The effects of record-high oil prices have reverberated throughout coastal Maine.

This past year, the average price for a gallon of gasoline in Maine rose from $1.98 a gallon to $2.40, with a summertime spike to over $3. Heating oil similarly rose 53 cents per gallon, a thirty-five percent increase from the year before. Declining crude oil reserves and political instability in oil-producing nations drove worldwide crude oil prices up from a then-record $50 per barrel at the beginning of 2005 to around $60 now.

Charitable organizations have been attempting to help Mainers bridge the expanding price gap, but funding is tight. The Maine Sea Coast Mission in Bar Harbor has long had an emergency heating fuel fund, but this year the Mission upped the fund’s budget dramatically. Mission director Gary DeLong says many families in Hancock and Washington Counties had just enough money to buy heating oil at the old prices, but this year’s prices overwhelmed their budgets.

“Then you’ve got a disaster,” DeLong said.

The increased allocation to the oil fund forced the Mission to shut down several other charitable funds, including one to help low-income individuals with rent deposits.

DeLong says low-income individuals felt the pinch the most because they couldn’t afford to lock in lower heating oil prices through pre-buying programs.

“That’s really the luxury of those with disposable income,” DeLong said.

DeLong also believes lobstermen were disproportionately affected by rising gas prices; his fishing clients saw fuel costs jump from $4,000 to $7,000 in one season.

“What they do is so driven by fuel,” DeLong said.

Anecdotal evidence suggests that area lobstermen may be riding out the fuel crisis better than DeLong thinks, but the spiking prices have changed the way they do business. Veteran lobsterman Jim Hanscom of Bar Harbor says his fuel costs rose 25 percent, and bait and trap prices were similarly up.

“Everything in the country has gone up,” Hanscom said.

He believes a banner price year for lobsters will partly absorb the financial sting of rising operating costs, but he worries lobster fishermen will absorb the economic blow more than lobster buyers.

“We are on the low end of the spectrum,” he said.

Many lobster boat captains he knows chose not to fish over the winter because of the high price of gasoline. They felt the wintertime yields weren’t worth the cost. Hanscom decided to press on through the winter, however.

“I just go fishing as I always did and hope for the best,” he said.

Lobsterman Dan Lunt of Frenchboro slowed down his workweek to economize on fuel.

“We went from a three-day rotation to a four-day rotation,” he said. “It seemed to work out okay.”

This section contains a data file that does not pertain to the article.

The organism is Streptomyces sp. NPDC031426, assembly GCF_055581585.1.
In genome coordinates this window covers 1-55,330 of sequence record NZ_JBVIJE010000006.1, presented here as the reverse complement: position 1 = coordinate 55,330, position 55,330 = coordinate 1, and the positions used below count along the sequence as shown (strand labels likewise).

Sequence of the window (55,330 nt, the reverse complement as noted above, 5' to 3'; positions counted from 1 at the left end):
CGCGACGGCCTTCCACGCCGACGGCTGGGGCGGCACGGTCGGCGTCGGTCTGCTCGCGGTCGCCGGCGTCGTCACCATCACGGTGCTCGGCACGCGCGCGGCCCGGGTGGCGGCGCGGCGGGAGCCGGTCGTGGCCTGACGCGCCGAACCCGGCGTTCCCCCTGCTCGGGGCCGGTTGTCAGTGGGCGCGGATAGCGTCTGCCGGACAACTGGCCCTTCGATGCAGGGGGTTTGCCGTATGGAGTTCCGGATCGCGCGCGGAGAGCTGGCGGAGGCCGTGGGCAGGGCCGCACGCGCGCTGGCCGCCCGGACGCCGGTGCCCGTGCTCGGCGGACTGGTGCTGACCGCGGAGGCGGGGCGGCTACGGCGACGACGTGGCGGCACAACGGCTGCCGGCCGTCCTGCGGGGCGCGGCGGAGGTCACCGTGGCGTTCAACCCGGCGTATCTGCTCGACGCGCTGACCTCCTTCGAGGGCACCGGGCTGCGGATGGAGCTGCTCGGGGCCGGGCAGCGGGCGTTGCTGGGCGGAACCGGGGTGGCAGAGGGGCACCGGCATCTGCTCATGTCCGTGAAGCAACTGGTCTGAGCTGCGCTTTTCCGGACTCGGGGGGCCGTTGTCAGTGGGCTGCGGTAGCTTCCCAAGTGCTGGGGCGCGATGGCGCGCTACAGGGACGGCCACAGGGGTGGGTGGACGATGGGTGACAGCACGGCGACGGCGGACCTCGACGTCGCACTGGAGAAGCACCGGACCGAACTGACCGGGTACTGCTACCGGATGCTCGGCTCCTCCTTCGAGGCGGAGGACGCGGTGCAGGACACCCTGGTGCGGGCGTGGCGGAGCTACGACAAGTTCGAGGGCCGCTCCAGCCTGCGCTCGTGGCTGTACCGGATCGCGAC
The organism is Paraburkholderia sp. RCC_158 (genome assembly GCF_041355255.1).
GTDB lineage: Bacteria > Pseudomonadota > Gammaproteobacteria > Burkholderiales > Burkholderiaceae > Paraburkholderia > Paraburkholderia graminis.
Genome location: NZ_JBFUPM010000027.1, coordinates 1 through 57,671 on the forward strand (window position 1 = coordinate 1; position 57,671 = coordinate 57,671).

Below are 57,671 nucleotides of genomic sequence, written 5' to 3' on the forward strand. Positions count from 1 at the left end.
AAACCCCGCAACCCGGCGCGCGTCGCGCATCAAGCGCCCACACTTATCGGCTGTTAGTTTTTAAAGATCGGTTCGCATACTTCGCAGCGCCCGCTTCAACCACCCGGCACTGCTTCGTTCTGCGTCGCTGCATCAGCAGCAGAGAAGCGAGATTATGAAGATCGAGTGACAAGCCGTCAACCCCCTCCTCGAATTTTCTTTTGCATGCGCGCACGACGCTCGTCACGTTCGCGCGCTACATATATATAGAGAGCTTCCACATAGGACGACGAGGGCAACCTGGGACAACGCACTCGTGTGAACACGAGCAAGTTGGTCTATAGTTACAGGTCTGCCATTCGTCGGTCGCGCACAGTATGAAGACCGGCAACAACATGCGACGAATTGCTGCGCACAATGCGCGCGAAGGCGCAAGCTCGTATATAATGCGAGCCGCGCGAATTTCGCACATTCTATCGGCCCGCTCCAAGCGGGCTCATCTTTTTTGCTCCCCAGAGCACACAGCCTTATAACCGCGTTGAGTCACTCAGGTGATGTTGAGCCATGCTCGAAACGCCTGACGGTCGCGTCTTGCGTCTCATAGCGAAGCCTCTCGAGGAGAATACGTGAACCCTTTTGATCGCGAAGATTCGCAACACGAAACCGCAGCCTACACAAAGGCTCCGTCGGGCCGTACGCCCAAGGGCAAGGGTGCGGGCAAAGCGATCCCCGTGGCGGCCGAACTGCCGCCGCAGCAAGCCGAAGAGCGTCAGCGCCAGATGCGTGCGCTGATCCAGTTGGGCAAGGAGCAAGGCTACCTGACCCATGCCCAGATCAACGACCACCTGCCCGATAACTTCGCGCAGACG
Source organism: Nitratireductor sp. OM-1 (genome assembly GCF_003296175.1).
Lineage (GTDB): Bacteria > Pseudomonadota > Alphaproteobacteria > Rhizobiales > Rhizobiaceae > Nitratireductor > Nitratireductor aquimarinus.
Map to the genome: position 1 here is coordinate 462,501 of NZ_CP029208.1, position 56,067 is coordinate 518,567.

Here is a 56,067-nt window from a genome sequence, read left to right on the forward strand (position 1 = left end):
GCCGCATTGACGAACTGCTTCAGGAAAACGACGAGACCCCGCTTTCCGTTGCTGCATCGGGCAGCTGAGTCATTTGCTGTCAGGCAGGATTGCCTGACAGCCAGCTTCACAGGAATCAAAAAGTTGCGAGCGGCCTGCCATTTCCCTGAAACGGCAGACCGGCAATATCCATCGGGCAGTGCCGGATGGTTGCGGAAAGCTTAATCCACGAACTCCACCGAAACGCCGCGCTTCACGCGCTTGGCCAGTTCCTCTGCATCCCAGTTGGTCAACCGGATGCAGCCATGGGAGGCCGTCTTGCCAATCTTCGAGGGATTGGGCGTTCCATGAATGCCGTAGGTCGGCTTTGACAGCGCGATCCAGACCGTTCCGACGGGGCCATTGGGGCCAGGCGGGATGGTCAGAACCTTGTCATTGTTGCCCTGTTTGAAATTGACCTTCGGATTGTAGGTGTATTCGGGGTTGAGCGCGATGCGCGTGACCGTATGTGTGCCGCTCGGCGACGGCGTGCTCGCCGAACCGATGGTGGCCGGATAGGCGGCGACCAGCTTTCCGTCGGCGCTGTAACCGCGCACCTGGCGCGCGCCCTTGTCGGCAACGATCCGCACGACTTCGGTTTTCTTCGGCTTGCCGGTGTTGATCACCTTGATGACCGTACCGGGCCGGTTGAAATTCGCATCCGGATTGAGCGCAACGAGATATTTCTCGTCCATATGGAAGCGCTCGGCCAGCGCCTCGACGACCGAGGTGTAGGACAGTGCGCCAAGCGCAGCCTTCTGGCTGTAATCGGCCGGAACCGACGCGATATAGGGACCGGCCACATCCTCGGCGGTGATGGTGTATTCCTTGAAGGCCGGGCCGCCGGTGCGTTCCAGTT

He also opted to drive his boat slower this year to save on gas and oil. His sons, both lobstermen, did the same.

Dan’s wife, Linda, does the books for the family business. She says that while cost-cutting measures didn’t completely make up for the rise in fuel prices, lobster boat captains still make a good living. She feels fuel prices might have affected a commuting Wal-Mart minimum-wage earner more than her husband.

“They’re probably in worse shape than us,” she said. “We still have a lot to be grateful for.”

While the long-range oil forecast calls for continually-rising prices, the short-term outlook looks a bit better. Heating oil prices remained flat this winter and Maine’s heating oil reserves are 77 percent higher than in 2004. This is due both to the mild winter and to the creative economizing of Mainers, says Betsy Elder, senior planner with the state Office of Energy Independence and Security.

“People are doing everything they can do not to buy [heating oil],” she said.

Fuel assistance for Mainers has also come from an unlikely source, Venezuela. Like Massachusetts and Vermont, Maine has accepted an offer of reduced-priced heating oil from Venezuelan president Hugo Chavez through Venezuela’s nationalized oil company, Citgo.

Chavez is dealing directly with U.S. states to offer discount heating oil for low-income individuals at a discount of 40 percent. The move is an obvious snub to the U.S federal government and the Bush administration, which has been openly critical of Chavez’s leftist government.

Meanwhile, Maine state government is planning to move ahead with several programs to bring about immediate and long-term heating oil relief to Mainers in the coming years. This January, the legislature appropriated $5 million toward a state charitable fuel fund. Elder’s Energy Department will also initiate a million-dollar program to retrain building contractors in energy-efficient house design and construction. The program will also offer incentives for Maine homeowners to buy energy-efficient appliances and to renovate for improved heating efficiency.